I’ve put that logo on more concert programs over the last eleven years than I can possibly remember. Thanks to funding from the Illinois Arts Council I and several other musicians from ACM have traveled to Mexico and to Paris to perform concerts of music by Chicago composers.
Thanks to funding from the IAC, we have commissioned composers around the world, flown them to Chicago to hear their music performed, we have brought contemporary classical music to venues throughout the city and we have opened music schools in three different neighborhoods.
They’re not our only sponsor and the money they give us is a very small part of our overall budget but nonetheless, they’ve been hugely helpful to us and to so many other arts organizations in the state and, considering what a small part of the state’s budget they receive, I would say that the return on investment has been extremely high.
How terribly sad then to see our new governor Bruce Rauner, who spent $64 million, $27 million of his own money, to get elected, decide that he can somehow balance our budget through cuts alone without even trying to find new revenue sources. How sad to watch him cut the IAC to the bone while giving raises to his staff, insisting that all Illinoisans must feel the pain while making it clear that this excludes those close to him.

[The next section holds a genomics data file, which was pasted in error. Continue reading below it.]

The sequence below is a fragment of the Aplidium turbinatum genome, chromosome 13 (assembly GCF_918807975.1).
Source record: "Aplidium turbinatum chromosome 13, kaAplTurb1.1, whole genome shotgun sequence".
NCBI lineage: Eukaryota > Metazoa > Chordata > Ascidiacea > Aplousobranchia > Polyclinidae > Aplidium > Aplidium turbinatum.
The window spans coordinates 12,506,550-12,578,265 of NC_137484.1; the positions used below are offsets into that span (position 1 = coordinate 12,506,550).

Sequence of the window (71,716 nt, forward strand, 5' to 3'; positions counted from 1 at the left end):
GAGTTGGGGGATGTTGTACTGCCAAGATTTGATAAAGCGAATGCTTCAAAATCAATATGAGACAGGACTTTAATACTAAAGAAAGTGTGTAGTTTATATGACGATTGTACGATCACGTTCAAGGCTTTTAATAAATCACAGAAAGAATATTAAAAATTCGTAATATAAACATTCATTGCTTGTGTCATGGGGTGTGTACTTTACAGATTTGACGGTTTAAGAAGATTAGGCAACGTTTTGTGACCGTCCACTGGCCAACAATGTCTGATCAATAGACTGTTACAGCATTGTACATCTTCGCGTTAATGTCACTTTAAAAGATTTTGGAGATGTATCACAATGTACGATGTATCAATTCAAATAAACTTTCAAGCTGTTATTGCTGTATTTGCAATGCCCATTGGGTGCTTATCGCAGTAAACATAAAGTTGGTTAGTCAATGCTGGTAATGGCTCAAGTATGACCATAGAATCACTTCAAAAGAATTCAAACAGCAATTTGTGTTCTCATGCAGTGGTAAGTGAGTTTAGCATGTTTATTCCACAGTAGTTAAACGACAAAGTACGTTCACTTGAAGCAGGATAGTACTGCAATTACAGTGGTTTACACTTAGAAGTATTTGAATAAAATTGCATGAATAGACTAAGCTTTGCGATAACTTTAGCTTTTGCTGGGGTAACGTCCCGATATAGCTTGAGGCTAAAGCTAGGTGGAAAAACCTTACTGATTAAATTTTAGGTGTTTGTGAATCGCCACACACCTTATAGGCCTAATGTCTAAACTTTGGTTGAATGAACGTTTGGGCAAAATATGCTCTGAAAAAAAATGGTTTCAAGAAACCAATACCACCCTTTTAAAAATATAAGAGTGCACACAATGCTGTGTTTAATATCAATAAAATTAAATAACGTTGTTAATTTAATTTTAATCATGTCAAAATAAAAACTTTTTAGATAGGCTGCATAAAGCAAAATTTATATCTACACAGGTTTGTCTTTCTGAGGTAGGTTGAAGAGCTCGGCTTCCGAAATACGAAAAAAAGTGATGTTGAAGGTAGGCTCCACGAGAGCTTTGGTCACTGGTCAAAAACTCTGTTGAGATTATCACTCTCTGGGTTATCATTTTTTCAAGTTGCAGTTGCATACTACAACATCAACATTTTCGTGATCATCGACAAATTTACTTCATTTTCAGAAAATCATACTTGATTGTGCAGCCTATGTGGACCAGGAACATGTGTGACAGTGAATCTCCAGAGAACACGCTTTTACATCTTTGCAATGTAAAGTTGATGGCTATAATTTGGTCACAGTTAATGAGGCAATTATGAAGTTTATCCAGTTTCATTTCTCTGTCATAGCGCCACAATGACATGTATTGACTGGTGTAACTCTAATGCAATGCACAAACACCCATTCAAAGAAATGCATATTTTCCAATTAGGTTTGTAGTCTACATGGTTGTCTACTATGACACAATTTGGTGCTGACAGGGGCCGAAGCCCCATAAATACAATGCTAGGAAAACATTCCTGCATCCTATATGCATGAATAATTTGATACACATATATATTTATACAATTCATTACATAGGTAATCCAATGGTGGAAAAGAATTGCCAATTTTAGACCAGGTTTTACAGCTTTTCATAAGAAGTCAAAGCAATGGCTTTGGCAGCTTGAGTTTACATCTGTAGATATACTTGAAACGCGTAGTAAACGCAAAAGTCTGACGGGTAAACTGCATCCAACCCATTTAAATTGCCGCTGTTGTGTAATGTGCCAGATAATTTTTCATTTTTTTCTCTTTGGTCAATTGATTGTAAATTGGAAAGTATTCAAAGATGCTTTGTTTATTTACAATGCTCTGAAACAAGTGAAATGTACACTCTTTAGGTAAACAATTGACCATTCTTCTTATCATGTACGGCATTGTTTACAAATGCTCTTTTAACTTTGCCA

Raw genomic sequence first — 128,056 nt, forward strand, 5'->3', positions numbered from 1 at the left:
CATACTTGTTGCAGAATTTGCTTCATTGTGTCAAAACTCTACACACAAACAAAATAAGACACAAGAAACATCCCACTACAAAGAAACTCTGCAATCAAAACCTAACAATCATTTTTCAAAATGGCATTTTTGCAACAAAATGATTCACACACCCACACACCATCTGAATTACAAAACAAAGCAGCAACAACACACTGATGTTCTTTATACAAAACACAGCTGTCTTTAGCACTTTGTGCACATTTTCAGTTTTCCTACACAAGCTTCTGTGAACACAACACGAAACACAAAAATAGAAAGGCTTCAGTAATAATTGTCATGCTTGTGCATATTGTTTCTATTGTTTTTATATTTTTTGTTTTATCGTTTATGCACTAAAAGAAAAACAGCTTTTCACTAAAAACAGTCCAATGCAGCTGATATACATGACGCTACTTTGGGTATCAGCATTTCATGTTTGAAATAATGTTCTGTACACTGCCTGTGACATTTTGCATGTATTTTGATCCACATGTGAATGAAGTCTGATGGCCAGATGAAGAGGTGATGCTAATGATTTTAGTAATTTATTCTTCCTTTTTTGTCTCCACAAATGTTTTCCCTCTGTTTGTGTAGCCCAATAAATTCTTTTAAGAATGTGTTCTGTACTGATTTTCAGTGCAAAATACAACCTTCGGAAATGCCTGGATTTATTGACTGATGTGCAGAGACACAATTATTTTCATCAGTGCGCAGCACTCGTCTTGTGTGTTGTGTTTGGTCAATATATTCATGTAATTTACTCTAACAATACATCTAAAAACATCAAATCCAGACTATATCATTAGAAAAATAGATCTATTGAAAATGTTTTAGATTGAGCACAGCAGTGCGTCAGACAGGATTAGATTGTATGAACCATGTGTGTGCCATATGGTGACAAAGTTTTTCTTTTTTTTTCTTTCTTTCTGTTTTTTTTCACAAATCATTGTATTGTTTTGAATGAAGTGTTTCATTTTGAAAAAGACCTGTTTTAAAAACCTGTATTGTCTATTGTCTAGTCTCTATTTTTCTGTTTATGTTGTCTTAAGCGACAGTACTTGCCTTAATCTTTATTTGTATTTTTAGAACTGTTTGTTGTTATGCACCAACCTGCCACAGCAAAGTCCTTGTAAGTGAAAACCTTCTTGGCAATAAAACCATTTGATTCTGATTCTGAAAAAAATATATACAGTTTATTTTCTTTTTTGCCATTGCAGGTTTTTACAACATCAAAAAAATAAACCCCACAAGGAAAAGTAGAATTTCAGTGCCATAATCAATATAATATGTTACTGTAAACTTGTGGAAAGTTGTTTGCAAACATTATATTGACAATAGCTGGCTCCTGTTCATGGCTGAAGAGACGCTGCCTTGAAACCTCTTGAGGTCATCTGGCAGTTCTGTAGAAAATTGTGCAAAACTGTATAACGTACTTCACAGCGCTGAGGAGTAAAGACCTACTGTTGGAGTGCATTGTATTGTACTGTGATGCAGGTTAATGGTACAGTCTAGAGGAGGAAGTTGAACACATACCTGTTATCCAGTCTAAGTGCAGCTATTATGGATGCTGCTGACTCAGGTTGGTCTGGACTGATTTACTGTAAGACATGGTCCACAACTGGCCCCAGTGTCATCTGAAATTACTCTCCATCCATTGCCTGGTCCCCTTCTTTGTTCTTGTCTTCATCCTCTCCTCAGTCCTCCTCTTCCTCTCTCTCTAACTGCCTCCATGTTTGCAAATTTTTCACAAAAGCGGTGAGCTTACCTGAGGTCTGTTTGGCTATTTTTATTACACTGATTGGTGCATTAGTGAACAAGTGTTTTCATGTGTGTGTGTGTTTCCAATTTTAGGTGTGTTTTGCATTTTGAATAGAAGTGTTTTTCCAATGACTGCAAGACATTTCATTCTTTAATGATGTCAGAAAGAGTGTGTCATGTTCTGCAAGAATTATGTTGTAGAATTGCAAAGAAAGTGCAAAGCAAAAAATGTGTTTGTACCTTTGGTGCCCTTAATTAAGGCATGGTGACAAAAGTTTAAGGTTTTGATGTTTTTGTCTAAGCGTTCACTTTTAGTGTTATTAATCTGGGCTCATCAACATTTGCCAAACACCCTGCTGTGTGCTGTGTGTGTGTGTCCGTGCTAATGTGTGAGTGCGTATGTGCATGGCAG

No, the only ones to feel the pain will be the downtrodden, poor, mentally ill, those who wish to use roads or public transportation to get around, and the artistically inclined. Why do we artists have to defend art’s place in society? Nearly all of the renowned societies throughout human history were renowned because of their arts, the only possible exception being the Romans who were renowned for orgies, aqueducts and aquiline noses.
It’s a sad but true fact that Illinois artists, and artists throughout the country, have to find ways to make art on their own. We cannot expect help from our city, our state or our federal government. We have to create earned revenue to support ourselves and create the art that we want and we have to become a force to be reckoned with. The mere fact that creating art is universally considered part and parcel of what it means to be human is not enough to have the government which we support allocate a miniscule portion of its budget to in turn support our work.
Farewell Illinois Arts Council. It was a good ride but we’re on our own now.